Bombay Stock Exchange's benchmark Sensex fell Tuesday by more than 145 points, or 1 percent, as the rupee tumbled to a record low of 55.39 against the dollar.
The Sensex began trading slightly higher than Monday's closing figure (16184.40) in the early morning trade but extended losses in the afternoon session as the fall in rupee and weak global cues weighed in.
The Sensex came close to breaching the key 16,000 level as it dropped to 16,002.16 shortly after 3 pm ISD, before closing advanced to 16,026.41 points.
National Stock Exchange Nifty lost 0.93 percent or 45.55 points to close at 4,860.50 Tuesday.
BSE Smallcap index and CNX Midcap were down 0.7 percent. The market breadth was negative as more number of shares (508) declined than the number of shares that advanced (891) on the NSE.
Except for the export-oriented Information Technology Co. shares, which benefit from fall in the rupee value, most shares declined in the afternoon trade session.
The State Bank of India, one of the major gainers in Monday's trade, lost more than 3.4 percent as it may recast Rs 3,700 crore loans given via consortium, according to a moneycontrol.com report.
Private lenders HDFC and ICICI Bank also went down by 1 percent.
The auto sector also bore the brunt of the falling rupee as carmaker Maruti Suzuki lost 4 percent while M&M, Hero Motocorp and Bajaj Auto were down 0.5 to 1 percent.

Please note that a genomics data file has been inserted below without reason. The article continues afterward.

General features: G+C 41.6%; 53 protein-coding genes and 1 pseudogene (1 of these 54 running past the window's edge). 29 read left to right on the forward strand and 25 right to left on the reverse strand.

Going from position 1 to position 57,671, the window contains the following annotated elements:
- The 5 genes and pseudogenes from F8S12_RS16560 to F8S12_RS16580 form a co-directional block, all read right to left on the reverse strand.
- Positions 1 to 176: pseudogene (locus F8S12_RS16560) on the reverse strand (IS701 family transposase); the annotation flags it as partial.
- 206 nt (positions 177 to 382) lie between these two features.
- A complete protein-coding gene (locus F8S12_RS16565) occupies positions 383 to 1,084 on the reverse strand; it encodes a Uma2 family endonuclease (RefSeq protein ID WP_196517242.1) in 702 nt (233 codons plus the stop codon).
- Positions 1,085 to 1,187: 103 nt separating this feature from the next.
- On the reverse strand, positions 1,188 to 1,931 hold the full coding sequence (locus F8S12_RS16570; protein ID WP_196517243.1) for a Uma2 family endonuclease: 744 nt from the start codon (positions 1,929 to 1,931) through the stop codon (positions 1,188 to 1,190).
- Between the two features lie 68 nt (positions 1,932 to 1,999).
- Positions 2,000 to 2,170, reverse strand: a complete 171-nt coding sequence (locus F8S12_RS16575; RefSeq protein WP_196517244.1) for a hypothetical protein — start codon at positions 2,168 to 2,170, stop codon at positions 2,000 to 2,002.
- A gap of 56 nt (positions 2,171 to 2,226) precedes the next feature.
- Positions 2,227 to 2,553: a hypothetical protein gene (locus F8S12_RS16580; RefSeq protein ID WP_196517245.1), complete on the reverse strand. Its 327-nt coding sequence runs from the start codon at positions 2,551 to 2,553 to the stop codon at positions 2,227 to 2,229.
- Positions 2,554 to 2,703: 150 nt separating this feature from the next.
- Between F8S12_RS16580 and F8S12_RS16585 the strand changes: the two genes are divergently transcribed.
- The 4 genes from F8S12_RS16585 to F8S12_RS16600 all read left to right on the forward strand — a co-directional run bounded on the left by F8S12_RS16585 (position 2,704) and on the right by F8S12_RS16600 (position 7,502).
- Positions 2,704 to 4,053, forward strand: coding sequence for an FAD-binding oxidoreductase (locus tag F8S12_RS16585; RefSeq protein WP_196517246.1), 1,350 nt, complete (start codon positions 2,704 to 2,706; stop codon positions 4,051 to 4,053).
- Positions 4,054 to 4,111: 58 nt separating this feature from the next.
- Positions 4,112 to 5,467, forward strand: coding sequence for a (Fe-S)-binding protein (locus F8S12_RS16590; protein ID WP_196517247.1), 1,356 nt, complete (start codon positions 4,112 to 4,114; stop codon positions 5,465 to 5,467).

Other major losers were ITC, which slipped over 1 percent, Reliance Industries 0.6 percent, ONGC 0.9 percent and Larsen & Toubro by 2.5 percent.
The Reserve Bank of India intervened in the market to arrest the fall of rupee as it crossed the 55 per dollar limit Monday.
The RBI said in a notification that the positions in the exchanges (both Futures and Options) cannot be netted/offset by undertaking positions in the OTC market and vice-versa. The positions initiated in the exchanges shall be liquidated/closed in the exchanges only.
It also added that the position limit for the trading member AD Category-I bank in the exchanges for trading Currency Futures and Options shall be US$ 100 million or 15 per cent of the outstanding open interest, whichever is lower.
It also advised the banks dealing in foreign currency to bring down their trading limits by June's end.
The rupee gained in the morning trade and was at 54.60 against the dollar but tumbled to an all-time low of 55.35 against the dollar in the afternoon session.
Apart from the strong dollar globally, the foreign fund outflow and India's trade deficit also dragged the rupee down.